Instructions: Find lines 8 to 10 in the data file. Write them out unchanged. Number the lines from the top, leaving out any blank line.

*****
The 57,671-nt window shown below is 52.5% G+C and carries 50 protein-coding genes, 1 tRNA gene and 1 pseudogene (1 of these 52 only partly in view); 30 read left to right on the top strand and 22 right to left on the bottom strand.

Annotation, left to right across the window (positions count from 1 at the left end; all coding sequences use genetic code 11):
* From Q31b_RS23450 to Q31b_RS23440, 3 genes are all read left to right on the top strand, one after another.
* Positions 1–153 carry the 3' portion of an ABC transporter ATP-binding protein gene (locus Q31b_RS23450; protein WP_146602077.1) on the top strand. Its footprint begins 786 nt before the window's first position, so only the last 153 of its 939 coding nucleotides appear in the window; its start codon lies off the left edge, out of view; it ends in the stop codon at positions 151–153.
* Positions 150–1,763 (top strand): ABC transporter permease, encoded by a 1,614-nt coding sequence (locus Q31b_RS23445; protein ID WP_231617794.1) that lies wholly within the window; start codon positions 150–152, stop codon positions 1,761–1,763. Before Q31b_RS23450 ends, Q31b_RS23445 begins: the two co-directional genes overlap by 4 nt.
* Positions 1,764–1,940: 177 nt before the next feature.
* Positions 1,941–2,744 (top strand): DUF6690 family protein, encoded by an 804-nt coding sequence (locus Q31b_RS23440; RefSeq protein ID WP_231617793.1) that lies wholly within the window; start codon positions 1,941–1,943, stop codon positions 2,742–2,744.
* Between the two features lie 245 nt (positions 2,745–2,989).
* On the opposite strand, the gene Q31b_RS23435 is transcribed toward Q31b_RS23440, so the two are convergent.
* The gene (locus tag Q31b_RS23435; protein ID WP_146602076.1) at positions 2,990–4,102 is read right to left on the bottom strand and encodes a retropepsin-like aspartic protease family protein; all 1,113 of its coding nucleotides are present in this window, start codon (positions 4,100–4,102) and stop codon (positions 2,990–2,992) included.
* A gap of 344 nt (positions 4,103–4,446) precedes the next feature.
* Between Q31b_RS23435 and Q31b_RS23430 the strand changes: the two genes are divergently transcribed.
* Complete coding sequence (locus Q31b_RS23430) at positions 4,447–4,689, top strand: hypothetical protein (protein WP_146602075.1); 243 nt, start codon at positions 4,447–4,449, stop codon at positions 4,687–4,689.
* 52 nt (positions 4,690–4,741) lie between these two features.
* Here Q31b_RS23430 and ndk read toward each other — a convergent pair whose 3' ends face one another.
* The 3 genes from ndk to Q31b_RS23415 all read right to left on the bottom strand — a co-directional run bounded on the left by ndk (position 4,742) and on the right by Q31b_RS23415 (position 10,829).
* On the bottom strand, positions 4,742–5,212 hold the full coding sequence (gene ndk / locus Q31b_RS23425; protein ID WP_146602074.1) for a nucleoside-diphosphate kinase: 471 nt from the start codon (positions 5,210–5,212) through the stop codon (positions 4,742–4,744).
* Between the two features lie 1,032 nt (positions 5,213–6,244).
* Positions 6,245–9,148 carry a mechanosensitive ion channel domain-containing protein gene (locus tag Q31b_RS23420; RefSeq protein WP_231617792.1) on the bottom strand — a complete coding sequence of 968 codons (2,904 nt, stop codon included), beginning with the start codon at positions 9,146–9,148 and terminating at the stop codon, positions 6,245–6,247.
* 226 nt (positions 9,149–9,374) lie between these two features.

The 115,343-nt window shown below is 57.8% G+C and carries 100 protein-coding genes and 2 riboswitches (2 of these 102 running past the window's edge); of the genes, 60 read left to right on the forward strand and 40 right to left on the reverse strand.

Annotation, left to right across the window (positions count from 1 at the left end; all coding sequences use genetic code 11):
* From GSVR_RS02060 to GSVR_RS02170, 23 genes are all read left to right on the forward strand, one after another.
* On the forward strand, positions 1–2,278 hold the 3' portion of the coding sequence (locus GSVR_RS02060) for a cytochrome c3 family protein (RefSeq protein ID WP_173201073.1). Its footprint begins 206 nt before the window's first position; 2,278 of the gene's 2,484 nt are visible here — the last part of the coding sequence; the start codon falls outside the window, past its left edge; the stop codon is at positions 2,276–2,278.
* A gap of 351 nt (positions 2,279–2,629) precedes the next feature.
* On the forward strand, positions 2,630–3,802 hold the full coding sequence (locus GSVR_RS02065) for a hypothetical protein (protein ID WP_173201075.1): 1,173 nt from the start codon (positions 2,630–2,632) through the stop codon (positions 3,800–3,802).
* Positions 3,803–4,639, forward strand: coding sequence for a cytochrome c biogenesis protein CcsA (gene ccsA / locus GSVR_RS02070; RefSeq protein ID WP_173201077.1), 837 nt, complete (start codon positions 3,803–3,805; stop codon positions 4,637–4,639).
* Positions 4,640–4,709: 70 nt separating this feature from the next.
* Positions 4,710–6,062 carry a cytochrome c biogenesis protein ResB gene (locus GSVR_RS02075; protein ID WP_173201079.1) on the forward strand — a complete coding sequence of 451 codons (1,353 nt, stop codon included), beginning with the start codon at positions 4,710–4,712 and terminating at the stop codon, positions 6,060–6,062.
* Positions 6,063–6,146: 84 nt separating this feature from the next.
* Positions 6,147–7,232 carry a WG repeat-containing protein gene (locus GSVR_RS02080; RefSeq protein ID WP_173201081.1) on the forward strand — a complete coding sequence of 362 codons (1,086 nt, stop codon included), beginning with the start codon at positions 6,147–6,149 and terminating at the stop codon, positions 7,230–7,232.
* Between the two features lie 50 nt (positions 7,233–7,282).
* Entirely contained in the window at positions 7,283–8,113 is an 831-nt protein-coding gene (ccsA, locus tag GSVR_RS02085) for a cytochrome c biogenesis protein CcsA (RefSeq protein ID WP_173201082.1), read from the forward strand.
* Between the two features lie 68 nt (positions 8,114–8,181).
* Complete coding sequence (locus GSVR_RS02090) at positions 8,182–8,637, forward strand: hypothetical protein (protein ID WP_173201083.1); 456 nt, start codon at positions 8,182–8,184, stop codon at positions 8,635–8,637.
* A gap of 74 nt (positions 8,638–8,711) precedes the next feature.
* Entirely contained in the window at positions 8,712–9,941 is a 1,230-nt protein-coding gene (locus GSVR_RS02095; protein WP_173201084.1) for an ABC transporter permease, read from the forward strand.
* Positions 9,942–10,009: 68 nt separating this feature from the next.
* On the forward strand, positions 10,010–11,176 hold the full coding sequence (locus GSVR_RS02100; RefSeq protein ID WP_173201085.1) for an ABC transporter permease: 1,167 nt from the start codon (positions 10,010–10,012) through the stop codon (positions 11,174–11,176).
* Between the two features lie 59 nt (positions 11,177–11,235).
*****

* Between the two features lie 245 nt (positions 2,745–2,989).
* On the opposite strand, the gene Q31b_RS23435 is transcribed toward Q31b_RS23440, so the two are convergent.
* The gene (locus tag Q31b_RS23435; protein ID WP_146602076.1) at positions 2,990–4,102 is read right to left on the bottom strand and encodes a retropepsin-like aspartic protease family protein; all 1,113 of its coding nucleotides are present in this window, start codon (positions 4,100–4,102) and stop codon (positions 2,990–2,992) included.